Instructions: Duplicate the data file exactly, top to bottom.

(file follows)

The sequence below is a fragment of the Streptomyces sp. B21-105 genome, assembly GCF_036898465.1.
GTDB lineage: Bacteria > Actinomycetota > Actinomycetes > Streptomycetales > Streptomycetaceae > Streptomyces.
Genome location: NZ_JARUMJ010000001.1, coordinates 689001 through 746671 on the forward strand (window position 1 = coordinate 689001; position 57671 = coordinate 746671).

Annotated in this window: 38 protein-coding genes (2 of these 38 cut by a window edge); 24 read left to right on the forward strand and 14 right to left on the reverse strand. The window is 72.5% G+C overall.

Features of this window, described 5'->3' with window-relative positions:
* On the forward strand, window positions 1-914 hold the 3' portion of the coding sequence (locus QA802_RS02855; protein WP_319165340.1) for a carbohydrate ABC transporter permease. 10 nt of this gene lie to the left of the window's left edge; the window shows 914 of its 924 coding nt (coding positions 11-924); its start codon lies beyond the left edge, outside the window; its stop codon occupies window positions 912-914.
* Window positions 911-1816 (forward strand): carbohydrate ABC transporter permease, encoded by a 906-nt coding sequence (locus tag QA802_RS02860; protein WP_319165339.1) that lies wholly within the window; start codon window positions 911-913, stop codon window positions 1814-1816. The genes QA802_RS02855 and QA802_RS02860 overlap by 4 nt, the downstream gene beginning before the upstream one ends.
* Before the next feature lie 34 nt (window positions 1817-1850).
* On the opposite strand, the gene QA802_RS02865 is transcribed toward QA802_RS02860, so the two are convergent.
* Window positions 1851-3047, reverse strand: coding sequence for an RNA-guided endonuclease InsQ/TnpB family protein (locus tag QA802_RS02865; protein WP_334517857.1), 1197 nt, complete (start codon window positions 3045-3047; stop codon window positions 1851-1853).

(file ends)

The sequence below is a fragment of the Streptomyces sp. B21-105 genome, assembly GCF_036898465.1.
GTDB lineage: Bacteria > Actinomycetota > Actinomycetes > Streptomycetales > Streptomycetaceae > Streptomyces.
Genome location: NZ_JARUMJ010000001.1, coordinates 689001 through 746671 on the forward strand (window position 1 = coordinate 689001; position 57671 = coordinate 746671).

Annotated in this window: 38 protein-coding genes (2 of these 38 cut by a window edge); 24 read left to right on the forward strand and 14 right to left on the reverse strand. The window is 72.5% G+C overall.

Features of this window, described 5'->3' with window-relative positions:
* On the forward strand, window positions 1-914 hold the 3' portion of the coding sequence (locus QA802_RS02855; protein WP_319165340.1) for a carbohydrate ABC transporter permease. 10 nt of this gene lie to the left of the window's left edge; the window shows 914 of its 924 coding nt (coding positions 11-924); its start codon lies beyond the left edge, outside the window; its stop codon occupies window positions 912-914.
* Window positions 911-1816 (forward strand): carbohydrate ABC transporter permease, encoded by a 906-nt coding sequence (locus tag QA802_RS02860; protein WP_319165339.1) that lies wholly within the window; start codon window positions 911-913, stop codon window positions 1814-1816. The genes QA802_RS02855 and QA802_RS02860 overlap by 4 nt, the downstream gene beginning before the upstream one ends.
* Before the next feature lie 34 nt (window positions 1817-1850).
* On the opposite strand, the gene QA802_RS02865 is transcribed toward QA802_RS02860, so the two are convergent.
* Window positions 1851-3047, reverse strand: coding sequence for an RNA-guided endonuclease InsQ/TnpB family protein (locus tag QA802_RS02865; protein WP_334517857.1), 1197 nt, complete (start codon window positions 3045-3047; stop codon window positions 1851-1853).